Toronto Cupcake.com

Toronto Cupcake.com


First off, the sparse background is visually boring and won’t attract the attention you want from a prospective viewer. The repeated logos at the top of the page are small and hard to read–and the repetition is unnecessary. The color scheme should be on-theme and consistent throughout the site; in this case, you’d be hard-pressed to identify a theme at all. Navigation is hard to spot (there are three tiny lines in the pink header, did you see them? We didn’t either at first). The layout is quite bare and the image/text ratio is way off. It was risky of the designer to make the landing page into a covid-19 message–and it was a losing bet. Visitors want to see products and clickable elements to discover your products, not be slapped with a text-heavy message and no apparent ability to find the items you sell. Finally, the absence of clear navigation makes the overall user experience a dismal one.


Viewers should sense your brand as soon as they land on your website. Brand should be obvious and consistently present in the colors, text fonts, layout, and “feel” of your site. A sparse website leaves visitors feeling like they walked into a white room devoid of personality or character of any kind–and they won’t be leaving with any lasting impressions.



Exelon Basic Design


This Fortune 500 company’s website doesn’t jive with the status of the company. The layout of the background pictures–with multiple heads cut off–is not well thought out. There are quite a few negative spaces that could have been adjusted to better suit the photo content! Spaces matter in website design. Negative space can be used for cool effects–but in this case, the viewer just gets the urge to shift everything down! The writing is hard to read over the pictures. The contrast on many visual elements is off-kilter. The menu and color scheme are drab and don’t draw the eye.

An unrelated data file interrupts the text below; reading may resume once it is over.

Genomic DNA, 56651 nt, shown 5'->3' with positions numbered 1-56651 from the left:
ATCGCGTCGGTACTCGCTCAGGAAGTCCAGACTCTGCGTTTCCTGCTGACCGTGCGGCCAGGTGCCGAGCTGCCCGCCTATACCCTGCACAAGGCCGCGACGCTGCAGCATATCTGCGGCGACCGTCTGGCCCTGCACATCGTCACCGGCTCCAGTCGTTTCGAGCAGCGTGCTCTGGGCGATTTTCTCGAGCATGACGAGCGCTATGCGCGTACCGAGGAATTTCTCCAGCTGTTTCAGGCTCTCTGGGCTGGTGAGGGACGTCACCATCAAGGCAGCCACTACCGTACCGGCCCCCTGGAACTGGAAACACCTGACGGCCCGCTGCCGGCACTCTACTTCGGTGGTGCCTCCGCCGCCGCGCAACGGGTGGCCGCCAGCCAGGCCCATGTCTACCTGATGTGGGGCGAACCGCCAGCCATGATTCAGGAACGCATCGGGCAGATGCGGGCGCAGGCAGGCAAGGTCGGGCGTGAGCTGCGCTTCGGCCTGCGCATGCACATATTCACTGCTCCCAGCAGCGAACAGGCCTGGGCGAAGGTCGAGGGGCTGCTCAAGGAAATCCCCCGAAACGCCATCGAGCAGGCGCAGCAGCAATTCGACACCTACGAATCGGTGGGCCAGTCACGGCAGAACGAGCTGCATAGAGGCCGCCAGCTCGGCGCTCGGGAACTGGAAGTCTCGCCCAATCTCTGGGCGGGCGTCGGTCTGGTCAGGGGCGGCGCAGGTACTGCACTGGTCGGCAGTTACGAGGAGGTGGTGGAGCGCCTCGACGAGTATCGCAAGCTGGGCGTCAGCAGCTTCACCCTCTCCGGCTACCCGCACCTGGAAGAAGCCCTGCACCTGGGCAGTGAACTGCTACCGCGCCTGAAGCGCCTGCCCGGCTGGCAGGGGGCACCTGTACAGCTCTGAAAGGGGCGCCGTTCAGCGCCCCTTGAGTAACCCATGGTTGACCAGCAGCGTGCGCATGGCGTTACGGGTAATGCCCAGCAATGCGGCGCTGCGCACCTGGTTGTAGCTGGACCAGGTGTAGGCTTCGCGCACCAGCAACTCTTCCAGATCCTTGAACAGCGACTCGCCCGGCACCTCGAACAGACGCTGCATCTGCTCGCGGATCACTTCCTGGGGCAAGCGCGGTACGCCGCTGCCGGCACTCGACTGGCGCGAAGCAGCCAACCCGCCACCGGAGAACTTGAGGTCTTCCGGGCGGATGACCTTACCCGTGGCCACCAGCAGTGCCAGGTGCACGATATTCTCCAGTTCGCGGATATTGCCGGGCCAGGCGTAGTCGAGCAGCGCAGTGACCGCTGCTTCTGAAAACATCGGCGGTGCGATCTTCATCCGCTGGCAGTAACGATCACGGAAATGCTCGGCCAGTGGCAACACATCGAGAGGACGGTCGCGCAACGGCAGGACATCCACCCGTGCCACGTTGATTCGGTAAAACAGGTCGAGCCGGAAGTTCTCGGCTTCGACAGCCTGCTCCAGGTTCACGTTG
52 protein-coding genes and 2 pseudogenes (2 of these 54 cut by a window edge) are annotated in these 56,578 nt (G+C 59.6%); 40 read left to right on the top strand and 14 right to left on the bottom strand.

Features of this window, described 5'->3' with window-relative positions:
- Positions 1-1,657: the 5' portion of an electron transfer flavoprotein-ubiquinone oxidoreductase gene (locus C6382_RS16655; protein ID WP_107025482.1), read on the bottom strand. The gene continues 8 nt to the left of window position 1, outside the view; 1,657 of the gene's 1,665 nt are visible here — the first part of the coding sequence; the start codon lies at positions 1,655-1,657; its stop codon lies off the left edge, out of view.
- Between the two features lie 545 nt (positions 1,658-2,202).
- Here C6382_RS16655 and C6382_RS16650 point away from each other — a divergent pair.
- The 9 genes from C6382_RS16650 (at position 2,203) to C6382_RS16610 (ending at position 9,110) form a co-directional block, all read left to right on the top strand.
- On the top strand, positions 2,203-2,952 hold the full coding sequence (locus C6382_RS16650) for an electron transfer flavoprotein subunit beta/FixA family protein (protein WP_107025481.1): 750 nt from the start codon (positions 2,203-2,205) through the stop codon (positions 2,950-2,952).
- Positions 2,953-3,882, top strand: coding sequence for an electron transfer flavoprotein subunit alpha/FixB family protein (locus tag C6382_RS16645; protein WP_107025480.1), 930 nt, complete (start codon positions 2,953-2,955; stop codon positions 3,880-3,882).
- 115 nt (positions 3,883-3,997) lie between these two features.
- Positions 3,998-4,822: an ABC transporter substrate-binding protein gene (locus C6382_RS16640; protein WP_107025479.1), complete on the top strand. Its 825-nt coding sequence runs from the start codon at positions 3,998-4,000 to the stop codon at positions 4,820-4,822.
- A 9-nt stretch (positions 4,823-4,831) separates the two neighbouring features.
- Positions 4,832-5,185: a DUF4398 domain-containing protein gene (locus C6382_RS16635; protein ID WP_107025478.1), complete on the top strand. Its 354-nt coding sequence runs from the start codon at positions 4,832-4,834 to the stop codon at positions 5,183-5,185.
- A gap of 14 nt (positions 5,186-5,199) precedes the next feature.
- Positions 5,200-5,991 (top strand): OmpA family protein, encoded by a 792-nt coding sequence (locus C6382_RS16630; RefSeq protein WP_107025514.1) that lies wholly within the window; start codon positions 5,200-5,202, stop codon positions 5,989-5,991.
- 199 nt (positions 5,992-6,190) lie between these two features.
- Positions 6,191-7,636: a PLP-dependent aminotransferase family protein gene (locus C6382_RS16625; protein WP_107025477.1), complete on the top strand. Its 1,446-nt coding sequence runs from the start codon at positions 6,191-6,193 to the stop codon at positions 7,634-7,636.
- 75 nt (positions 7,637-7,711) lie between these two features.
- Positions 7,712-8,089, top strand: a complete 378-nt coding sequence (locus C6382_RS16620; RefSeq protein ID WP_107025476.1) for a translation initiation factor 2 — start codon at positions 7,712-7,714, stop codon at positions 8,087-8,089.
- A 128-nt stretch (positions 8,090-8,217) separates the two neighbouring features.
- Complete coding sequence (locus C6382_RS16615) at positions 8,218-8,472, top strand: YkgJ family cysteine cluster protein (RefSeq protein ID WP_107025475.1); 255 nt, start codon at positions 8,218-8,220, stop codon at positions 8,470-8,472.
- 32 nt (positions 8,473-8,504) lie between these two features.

Your website is the first look customers get of your company–your “storefront” if you will–and it should reflect you in every way. A good designer will integrate your branding and color scheme throughout your site, and ensure all elements are high-resolution, eye-catching, and laid out properly in the space.

Website design is an art. Designing an on-brand, eye-catching site that reflects your company’s unique flavor and values is the key component of an effective digital marketing campaign. You want to ensure your website is designed and updated with quality content, visual appeal and clear navigation for the best user experience. At the end of the day, that will convert to an increase in sales and lead generation.


Need help with designing and updating your business website to be the best it can be? At Wyred Insights, we love working with businesses to make their technology better…and improve their marketing. Give us a shout to find out how we can help make your business better together.